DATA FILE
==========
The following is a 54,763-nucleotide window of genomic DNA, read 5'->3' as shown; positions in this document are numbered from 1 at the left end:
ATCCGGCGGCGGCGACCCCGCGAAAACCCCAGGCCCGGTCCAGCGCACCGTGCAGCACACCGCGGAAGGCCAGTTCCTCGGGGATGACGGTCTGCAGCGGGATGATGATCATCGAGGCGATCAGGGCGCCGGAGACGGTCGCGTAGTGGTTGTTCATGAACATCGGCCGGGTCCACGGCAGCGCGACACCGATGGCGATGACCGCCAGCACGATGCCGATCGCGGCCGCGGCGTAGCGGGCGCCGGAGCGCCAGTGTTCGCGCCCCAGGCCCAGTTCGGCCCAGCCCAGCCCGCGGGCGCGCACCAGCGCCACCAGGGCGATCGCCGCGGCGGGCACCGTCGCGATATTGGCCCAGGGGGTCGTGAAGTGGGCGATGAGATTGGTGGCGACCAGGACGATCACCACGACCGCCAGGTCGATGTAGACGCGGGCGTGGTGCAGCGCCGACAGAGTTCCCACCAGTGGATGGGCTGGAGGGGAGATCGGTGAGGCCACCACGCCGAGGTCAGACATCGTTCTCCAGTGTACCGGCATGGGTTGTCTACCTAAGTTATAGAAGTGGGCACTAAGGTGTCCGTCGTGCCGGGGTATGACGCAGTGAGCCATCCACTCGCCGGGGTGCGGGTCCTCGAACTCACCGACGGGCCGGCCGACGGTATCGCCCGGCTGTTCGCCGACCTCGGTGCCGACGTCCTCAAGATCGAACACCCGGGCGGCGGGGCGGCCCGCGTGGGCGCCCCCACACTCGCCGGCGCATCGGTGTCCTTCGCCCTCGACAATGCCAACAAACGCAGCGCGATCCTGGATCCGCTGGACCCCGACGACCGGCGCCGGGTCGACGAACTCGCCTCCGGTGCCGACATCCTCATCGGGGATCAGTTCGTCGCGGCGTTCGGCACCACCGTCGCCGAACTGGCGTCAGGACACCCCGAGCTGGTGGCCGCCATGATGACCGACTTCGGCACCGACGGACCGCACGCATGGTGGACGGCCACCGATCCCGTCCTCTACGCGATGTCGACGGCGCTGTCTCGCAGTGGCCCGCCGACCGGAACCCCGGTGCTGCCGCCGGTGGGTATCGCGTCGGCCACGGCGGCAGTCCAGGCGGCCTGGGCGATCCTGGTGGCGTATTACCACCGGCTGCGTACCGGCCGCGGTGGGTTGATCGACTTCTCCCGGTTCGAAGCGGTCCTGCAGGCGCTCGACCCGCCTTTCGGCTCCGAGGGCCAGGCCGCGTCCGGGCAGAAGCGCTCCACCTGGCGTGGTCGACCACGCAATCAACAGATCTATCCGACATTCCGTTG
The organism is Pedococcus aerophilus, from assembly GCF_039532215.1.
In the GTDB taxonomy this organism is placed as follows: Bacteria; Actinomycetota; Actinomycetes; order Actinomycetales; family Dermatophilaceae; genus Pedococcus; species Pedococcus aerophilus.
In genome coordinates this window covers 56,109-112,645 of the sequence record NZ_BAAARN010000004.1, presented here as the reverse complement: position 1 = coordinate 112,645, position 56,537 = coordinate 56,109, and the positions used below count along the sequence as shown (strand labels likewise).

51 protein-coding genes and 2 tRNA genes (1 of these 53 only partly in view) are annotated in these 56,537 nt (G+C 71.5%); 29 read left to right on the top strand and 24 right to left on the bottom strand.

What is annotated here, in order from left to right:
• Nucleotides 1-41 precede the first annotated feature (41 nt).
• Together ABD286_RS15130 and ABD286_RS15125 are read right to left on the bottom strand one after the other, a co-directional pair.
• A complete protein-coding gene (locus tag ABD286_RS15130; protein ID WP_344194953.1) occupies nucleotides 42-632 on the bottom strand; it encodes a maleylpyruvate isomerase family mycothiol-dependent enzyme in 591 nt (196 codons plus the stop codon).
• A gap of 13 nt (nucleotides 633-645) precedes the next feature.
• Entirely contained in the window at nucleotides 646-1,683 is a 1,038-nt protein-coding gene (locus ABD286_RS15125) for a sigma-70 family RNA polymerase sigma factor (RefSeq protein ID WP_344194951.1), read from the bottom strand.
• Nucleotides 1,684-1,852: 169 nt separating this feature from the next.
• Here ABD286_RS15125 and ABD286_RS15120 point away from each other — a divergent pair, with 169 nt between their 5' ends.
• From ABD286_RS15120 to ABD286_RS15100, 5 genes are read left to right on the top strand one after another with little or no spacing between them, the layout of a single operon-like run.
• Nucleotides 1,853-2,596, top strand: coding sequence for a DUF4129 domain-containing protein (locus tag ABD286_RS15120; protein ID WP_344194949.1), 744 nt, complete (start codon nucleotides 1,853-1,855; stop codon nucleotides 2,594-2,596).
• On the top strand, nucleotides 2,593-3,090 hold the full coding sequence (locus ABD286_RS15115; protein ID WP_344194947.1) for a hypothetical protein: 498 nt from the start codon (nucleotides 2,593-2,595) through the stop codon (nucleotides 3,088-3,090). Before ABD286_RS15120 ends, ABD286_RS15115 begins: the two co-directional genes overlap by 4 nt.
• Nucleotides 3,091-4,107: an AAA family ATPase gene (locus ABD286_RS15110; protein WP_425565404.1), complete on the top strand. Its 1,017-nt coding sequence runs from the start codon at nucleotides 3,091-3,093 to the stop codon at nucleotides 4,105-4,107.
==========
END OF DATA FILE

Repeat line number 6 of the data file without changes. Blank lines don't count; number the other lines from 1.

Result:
51 protein-coding genes and 2 tRNA genes (1 of these 53 only partly in view) are annotated in these 56,537 nt (G+C 71.5%); 29 read left to right on the top strand and 24 right to left on the bottom strand.